Faster now. Wolves visible, numerous, circling closer. Mothers and calves moving more abruptly, making short runs, noses flaring, heads lifting in fear, beginning to bolt. And the people, people definitely visible now, close, creeping, but right there, next to the drive lines, waving their flags of hide, shouting and crying out, shaking weapons, sharp-tipped spears. But always leaving the buffalo an opening. A way out. One way to get away from these two-legged psychos.

    Until finally... some of the buffalo start to trot, then... run. And when some run... all run. And the lane gets tighter, they're being jammed in against each other, buffalo bouncing into one another, the cries louder, the dust rising, harder to see ahead, moving faster, tough to look back, impossible to turn.

    Animal adrenalin. Full throttle. Stampede.

    And the thing is, for tens of thousands of years, the stampede had worked for the buffalo. Nothing - no predator, no pack - could stand before the buffalo as they, it, hurtled shoulder to shoulder, the greatest mass of hoof and hide and horn on Earth. A churning mass which crushed its enemies, a living hurricane, the tsunami of the grasslands.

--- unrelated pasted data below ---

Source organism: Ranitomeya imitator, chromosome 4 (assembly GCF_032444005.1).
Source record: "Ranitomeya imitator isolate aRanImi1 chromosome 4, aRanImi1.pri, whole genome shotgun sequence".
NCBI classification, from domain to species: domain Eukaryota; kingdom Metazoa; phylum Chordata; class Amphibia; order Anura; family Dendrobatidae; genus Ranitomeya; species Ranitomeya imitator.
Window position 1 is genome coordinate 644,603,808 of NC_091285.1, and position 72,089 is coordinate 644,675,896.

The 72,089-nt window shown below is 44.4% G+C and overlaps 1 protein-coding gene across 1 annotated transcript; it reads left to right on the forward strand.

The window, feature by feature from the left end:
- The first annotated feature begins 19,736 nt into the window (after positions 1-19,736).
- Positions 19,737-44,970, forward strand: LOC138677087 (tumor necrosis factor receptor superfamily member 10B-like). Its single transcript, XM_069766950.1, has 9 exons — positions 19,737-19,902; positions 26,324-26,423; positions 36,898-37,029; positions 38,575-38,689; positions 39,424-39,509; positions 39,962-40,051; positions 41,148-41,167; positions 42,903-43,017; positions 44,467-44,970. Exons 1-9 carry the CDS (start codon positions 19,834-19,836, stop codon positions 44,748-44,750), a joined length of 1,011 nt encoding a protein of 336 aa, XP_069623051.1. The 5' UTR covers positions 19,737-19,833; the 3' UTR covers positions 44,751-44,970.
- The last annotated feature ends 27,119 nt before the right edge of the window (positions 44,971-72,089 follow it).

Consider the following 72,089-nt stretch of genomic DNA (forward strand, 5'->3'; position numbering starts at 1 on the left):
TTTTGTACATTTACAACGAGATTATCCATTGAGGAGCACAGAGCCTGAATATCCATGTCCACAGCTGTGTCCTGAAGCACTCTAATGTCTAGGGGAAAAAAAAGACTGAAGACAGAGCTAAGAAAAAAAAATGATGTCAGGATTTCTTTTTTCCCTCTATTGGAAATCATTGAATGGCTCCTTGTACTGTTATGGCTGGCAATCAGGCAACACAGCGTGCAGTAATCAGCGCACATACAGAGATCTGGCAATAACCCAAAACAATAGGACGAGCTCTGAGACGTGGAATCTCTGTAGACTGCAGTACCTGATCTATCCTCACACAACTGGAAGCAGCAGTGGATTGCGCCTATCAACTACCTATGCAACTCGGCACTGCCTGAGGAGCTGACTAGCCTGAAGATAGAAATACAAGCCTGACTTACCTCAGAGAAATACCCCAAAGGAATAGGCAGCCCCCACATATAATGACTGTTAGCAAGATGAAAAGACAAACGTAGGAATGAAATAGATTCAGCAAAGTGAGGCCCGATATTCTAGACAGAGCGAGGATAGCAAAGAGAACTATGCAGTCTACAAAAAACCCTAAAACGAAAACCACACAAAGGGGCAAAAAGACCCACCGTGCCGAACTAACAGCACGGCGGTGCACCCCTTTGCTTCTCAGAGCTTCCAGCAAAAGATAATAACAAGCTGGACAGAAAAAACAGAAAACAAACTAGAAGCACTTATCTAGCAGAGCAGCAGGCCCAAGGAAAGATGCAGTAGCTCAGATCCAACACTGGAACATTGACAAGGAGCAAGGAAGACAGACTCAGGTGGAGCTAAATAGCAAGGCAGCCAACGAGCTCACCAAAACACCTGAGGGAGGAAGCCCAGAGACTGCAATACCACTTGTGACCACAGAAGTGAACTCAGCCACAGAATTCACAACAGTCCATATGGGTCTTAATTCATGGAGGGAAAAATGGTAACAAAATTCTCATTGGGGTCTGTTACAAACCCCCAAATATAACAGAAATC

Except now, the hurricane was being called forth, sung into space, but not by the buffalo. By others. Others, with somewhat different agendas. 

    Agendas which saw the river of fur diverted. Channelled toward a cliff, where everything firm melted into air, and the slow spinning began, that seemingly painless, apparently endless descending, and finally - you know the drill - the great crash. For a herd of 1,500 pound animals, moving at 30 mph, flying off a 50 foot cliff, there's no such thing as a soft landing. 

    No such thing as a soft landing.

    Best not to stand too close. Unless you've got some other purpose. Which the Blackfoot did. Winter. Food for Winter. Survival. And as we were all taught in school, every piece of every buffalo was used. Nothing wasted. 

    Less well-known is the fact that every buffalo sent over a Buffalo Jump was killed. This was law. That none be left alive to tell the other buffalo what had happened. Stories were powerful. No one there got out alive.